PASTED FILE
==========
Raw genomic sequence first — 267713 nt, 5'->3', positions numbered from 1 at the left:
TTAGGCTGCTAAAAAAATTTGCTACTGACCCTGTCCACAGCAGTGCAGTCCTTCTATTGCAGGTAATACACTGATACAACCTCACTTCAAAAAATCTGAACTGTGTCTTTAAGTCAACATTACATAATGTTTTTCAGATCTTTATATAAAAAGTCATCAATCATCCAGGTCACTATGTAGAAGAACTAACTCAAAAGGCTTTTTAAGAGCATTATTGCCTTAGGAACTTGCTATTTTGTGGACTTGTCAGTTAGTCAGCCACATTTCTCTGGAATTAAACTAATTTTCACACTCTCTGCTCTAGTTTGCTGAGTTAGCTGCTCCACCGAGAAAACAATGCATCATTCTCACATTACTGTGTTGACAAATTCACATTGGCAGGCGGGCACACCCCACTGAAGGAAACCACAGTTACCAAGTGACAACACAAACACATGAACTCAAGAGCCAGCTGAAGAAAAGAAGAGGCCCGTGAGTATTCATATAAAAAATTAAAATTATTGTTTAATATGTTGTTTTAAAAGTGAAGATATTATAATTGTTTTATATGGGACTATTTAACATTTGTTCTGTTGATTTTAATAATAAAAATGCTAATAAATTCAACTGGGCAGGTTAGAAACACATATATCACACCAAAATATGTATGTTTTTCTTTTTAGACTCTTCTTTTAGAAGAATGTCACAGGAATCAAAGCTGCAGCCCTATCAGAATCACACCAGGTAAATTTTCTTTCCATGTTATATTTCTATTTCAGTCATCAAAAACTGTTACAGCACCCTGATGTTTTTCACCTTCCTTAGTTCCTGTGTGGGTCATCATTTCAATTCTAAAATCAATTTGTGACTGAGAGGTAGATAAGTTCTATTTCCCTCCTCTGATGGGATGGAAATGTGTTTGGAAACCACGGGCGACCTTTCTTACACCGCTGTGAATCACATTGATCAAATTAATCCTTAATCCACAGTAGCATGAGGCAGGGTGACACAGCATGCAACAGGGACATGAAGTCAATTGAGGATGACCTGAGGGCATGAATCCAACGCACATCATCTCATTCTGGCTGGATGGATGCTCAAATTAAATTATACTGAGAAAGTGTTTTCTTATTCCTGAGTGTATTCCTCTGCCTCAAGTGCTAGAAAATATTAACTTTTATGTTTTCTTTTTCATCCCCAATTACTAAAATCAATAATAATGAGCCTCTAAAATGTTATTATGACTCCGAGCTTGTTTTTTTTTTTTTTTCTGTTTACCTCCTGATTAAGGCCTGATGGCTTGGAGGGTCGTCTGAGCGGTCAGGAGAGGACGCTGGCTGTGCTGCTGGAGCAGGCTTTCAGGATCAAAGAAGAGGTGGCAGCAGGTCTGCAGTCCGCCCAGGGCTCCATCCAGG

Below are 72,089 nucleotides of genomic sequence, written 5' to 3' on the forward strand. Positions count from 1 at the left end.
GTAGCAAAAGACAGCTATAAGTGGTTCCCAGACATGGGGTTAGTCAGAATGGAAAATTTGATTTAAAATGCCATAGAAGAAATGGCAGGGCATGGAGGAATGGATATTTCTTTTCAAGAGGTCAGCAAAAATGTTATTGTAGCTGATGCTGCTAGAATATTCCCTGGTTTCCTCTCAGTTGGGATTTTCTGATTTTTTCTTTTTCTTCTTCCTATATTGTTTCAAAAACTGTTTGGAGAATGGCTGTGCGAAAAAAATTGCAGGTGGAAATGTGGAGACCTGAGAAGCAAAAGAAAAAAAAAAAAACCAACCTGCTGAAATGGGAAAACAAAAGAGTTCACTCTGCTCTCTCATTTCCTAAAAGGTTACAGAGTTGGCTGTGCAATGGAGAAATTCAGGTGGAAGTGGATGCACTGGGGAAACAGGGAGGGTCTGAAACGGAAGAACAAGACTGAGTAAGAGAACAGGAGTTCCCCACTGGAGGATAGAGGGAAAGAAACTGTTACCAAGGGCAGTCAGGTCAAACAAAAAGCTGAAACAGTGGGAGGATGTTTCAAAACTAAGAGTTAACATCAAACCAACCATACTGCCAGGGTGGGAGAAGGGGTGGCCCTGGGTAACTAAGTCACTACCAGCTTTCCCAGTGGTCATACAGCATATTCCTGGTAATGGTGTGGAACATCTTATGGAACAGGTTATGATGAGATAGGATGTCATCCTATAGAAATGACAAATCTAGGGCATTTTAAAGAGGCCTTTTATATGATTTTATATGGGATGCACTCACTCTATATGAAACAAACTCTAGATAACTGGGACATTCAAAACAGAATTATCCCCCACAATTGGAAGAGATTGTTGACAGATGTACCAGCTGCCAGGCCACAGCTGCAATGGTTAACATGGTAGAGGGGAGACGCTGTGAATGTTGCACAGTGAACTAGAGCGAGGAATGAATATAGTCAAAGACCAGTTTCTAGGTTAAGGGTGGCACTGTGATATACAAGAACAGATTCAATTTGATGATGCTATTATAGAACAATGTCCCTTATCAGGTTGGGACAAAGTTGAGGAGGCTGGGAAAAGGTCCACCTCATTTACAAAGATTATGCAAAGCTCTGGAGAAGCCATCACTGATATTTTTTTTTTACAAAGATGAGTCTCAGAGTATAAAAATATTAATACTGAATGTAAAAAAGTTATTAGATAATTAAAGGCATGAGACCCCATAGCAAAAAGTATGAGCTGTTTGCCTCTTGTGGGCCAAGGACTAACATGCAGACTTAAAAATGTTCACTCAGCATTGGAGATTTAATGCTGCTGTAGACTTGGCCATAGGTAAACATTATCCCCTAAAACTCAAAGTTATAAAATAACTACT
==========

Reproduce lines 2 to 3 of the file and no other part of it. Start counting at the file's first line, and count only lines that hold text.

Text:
TTAGGCTGCTAAAAAAATTTGCTACTGACCCTGTCCACAGCAGTGCAGTCCTTCTATTGCAGGTAATACACTGATACAACCTCACTTCAAAAAATCTGAACTGTGTCTTTAAGTCAACATTACATAATGTTTTTCAGATCTTTATATAAAAAGTCATCAATCATCCAGGTCACTATGTAGAAGAACTAACTCAAAAGGCTTTTTAAGAGCATTATTGCCTTAGGAACTTGCTATTTTGTGGACTTGTCAGTTAGTCAGCCACATTTCTCTGGAATTAAACTAATTTTCACACTCTCTGCTCTAGTTTGCTGAGTTAGCTGCTCCACCGAGAAAACAATGCATCATTCTCACATTACTGTGTTGACAAATTCACATTGGCAGGCGGGCACACCCCACTGAAGGAAACCACAGTTACCAAGTGACAACACAAACACATGAACTCAAGAGCCAGCTGAAGAAAAGAAGAGGCCCGTGAGTATTCATATAAAAAATTAAAATTATTGTTTAATATGTTGTTTTAAAAGTGAAGATATTATAATTGTTTTATATGGGACTATTTAACATTTGTTCTGTTGATTTTAATAATAAAAATGCTAATAAATTCAACTGGGCAGGTTAGAAACACATATATCACACCAAAATATGTATGTTTTTCTTTTTAGACTCTTCTTTTAGAAGAATGTCACAGGAATCAAAGCTGCAGCCCTATCAGAATCACACCAGGTAAATTTTCTTTCCATGTTATATTTCTATTTCAGTCATCAAAAACTGTTACAGCACCCTGATGTTTTTCACCTTCCTTAGTTCCTGTGTGGGTCATCATTTCAATTCTAAAATCAATTTGTGACTGAGAGGTAGATAAGTTCTATTTCCCTCCTCTGATGGGATGGAAATGTGTTTGGAAACCACGGGCGACCTTTCTTACACCGCTGTGAATCACATTGATCAAATTAATCCTTAATCCACAGTAGCATGAGGCAGGGTGACACAGCATGCAACAGGGACATGAAGTCAATTGAGGATGACCTGAGGGCATGAATCCAACGCACATCATCTCATTCTGGCTGGATGGATGCTCAAATTAAATTATACTGAGAAAGTGTTTTCTTATTCCTGAGTGTATTCCTCTGCCTCAAGTGCTAGAAAATATTAACTTTTATGTTTTCTTTTTCATCCCCAATTACTAAAATCAATAATAATGAGCCTCTAAAATGTTATTATGACTCCGAGCTTGTTTTTTTTTTTTTTTCTGTTTACCTCCTGATTAAGGCCTGATGGCTTGGAGGGTCGTCTGAGCGGTCAGGAGAGGACGCTGGCTGTGCTGCTGGAGCAGGCTTTCAGGATCAAAGAAGAGGTGGCAGCAGGTCTGCAGTCCGCCCAGGGCTCCATCCAGG

Below are 72,089 nucleotides of genomic sequence, written 5' to 3' on the forward strand. Positions count from 1 at the left end.